SAN ANGELO, Texas — As Texas grapples with a dire nursing shortage, some hospitals are augmenting their workforce with artificially intelligent robots.
In the West Texas city of San Angelo (260 miles southwest of Dallas), Shannon Medical Center's newest assistants are roving the hallways, but not on two legs. They have wheels, oblong faces and blue eyes that light up, literally, into pink hearts.
"We are one of the first hospitals in the country to have this technology," said Lyndy Stone, Shannon's director of marketing.
Austin-based company Diligent Robotics created an artificially intelligent robot it calls "Moxi" to assist healthcare workers. Two such units rolled out for duty in San Angelo on Tuesday, Dec. 14, 2021, to assist with routine tasks, such as fetching medications and delivering lab samples.
Moxi was named one of Time Magazine's 100 Best Inventions in 2019 and has appeared at other hospital facilities, which include Medical City Dallas Hospital and Cedars-Sinai in Los Angeles.
It took weeks of testing, learning clinical workflows and mapping the hospital environment, but both robots completed their first shifts by helping nurses finish dozens of tasks within the first day, a hospital news release stated.
"It's great," said Michael Smith, a nurse unit manager at Shannon Hospital. "We're able to request (Moxi) for anything that we need — any kind of equipment that may be in different departments or medications from the pharmacy."
Hospital officials say the timing couldn't be better.
As the coronavirus pandemic drags into its second year, the nation is grappling with a critical shortage of nurses.
Robots to the rescue in Texas nursing shortage
In Texas, there were 35,634 advertised job openings for registered nurses — the highest number of unfilled jobs across the state, according to a labor analysis by the Texas Workforce Commission released Thursday, Dec. 16, 2021.
By Sunday, Dec. 20, the number had grown to 38,489 job openings.
Industry leaders worry there aren't enough incoming nurses to fill those positions.
"We remain very concerned about the shortage of nursing professionals in Texas,” said Carrie Kroll, vice president of advocacy, quality and public health at the Texas Hospital Association. "In addition to too few nurses in the pipeline, COVID has left us with an exhausted workforce that is routinely being asked to do more."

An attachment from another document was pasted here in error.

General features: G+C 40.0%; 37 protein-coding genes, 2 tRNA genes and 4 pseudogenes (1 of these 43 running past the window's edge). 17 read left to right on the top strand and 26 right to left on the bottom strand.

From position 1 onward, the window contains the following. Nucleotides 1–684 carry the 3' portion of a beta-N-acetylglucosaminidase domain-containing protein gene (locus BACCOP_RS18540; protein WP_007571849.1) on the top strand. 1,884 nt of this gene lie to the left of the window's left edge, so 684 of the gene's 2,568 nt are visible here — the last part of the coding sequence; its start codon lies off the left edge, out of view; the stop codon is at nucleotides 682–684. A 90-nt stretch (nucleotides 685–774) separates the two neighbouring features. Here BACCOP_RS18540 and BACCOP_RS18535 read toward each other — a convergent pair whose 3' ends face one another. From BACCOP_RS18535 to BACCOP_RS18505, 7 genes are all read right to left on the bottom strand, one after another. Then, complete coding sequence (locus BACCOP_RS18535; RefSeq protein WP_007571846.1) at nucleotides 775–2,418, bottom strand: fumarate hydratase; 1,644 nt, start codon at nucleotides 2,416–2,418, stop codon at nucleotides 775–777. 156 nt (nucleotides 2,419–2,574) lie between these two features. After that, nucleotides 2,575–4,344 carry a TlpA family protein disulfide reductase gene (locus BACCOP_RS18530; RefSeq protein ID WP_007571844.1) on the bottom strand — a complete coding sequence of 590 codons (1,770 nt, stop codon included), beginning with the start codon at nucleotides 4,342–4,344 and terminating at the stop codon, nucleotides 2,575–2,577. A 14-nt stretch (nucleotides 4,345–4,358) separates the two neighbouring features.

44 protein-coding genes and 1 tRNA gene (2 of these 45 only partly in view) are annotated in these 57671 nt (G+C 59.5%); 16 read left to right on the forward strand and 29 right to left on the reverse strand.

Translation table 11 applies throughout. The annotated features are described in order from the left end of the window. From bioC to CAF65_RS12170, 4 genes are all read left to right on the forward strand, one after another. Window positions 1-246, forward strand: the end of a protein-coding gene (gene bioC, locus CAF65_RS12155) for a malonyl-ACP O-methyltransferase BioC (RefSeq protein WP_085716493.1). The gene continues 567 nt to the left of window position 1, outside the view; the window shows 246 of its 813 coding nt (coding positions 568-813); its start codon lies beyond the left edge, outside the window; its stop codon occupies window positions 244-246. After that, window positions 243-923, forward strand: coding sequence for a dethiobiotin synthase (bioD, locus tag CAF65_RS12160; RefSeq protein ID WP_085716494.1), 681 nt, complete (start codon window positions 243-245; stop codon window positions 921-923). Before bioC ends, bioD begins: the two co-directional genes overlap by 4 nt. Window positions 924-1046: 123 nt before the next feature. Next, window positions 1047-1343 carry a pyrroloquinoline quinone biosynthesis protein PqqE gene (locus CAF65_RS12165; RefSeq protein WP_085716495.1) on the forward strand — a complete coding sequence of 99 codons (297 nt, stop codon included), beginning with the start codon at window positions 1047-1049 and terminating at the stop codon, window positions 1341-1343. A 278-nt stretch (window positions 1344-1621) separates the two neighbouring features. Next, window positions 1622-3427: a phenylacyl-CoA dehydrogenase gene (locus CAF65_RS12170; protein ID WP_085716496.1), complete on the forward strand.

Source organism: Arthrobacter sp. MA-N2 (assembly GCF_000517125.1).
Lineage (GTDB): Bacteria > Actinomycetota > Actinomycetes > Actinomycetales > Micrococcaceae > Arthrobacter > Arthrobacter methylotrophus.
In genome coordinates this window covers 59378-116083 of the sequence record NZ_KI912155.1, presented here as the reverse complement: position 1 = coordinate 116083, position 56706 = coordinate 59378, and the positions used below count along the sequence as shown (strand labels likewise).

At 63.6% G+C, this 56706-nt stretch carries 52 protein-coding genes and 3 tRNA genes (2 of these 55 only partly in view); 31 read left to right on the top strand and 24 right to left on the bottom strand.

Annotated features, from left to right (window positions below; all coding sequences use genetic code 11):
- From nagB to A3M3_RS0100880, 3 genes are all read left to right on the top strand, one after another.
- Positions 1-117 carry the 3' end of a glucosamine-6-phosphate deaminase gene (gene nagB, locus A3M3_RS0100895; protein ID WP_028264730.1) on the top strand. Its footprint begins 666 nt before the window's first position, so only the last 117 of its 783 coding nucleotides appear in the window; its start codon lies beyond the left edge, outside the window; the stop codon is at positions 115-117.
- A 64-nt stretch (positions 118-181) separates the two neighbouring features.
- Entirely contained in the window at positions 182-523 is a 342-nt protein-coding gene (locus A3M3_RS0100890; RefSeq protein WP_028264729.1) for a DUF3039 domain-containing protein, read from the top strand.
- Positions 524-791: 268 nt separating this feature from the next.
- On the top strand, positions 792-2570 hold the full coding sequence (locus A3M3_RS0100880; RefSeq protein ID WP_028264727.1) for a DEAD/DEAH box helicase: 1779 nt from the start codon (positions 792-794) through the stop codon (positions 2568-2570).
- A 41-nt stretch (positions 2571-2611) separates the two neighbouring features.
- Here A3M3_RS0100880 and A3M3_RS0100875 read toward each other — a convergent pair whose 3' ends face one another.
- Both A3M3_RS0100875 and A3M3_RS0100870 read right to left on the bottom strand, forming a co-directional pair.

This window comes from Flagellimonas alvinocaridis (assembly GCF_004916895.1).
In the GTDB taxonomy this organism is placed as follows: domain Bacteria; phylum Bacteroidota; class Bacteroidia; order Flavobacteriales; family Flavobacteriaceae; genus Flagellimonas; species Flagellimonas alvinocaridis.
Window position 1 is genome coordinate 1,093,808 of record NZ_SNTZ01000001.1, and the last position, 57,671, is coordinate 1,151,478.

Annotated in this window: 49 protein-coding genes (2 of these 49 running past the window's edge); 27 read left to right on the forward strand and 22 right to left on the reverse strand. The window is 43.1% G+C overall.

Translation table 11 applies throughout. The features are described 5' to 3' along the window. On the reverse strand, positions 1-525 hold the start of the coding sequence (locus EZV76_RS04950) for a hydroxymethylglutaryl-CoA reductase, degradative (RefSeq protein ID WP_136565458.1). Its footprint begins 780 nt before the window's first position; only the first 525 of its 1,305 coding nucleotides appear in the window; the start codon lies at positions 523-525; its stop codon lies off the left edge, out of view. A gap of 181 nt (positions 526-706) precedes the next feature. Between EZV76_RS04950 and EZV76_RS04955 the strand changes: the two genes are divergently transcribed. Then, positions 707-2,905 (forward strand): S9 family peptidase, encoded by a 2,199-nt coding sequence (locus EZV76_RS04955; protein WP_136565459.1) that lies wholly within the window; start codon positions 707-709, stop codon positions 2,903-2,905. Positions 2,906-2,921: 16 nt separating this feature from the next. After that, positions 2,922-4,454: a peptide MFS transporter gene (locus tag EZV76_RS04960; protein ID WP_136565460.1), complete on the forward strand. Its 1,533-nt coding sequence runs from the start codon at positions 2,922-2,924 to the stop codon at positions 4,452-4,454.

The American Nurses Association in September sent an urgent letter to the Department of Health and Human Services calling the nursing shortage both a "national crisis" and "unsustainable."
Texas recruited 2,500 nurses from outside the state, the ANA cited in its six-page letter, while hospitals in Tennessee were operating with 1,000 fewer staff than at the beginning of the pandemic, prompting them to call the National Guard for reinforcements.
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Kroll said the Texas Hospital Association is already looking ahead to see what can be done "to ensure a stable and robust nursing workforce for the future."
That future, as Andrea Thomaz envisions it, will involve robots like Moxi at Shannon Medical Center.
Meet 'Moxi,' an artificially intelligent robot designed to assist nurses
"(Moxi) is designed to work side-by-side with people as a teammate," said Thomaz, co-founder and CEO of Diligent Robotics, who said the healthcare industry was a good fit for robotic helpers.
Before launching her company in 2018 with co-founder Vivian Chu, Thomaz and a team of researchers spent six months following nurses at three different hospitals, watching what nurses were doing and carrying.
"Nurses and clinicians are amazing," Thomaz said. "They do anything for their patients. If they need to run to the lab to get something, they do it. If they need to run to the pharmacy, they'll do it without complaint."
During the roughly 150 hours that Thomaz and her team observed nurses in the hospital, they learned healthcare workers spent up to 30% of their time "hunting and gathering" for supplies, in which Thomaz felt could be better spent focusing on what nurses do best — patient care.
She said it made perfect sense for a robotic teammate to step in and lighten the load.
"(We saw) the opportunity to help, and that's really what launched the company," Thomaz said.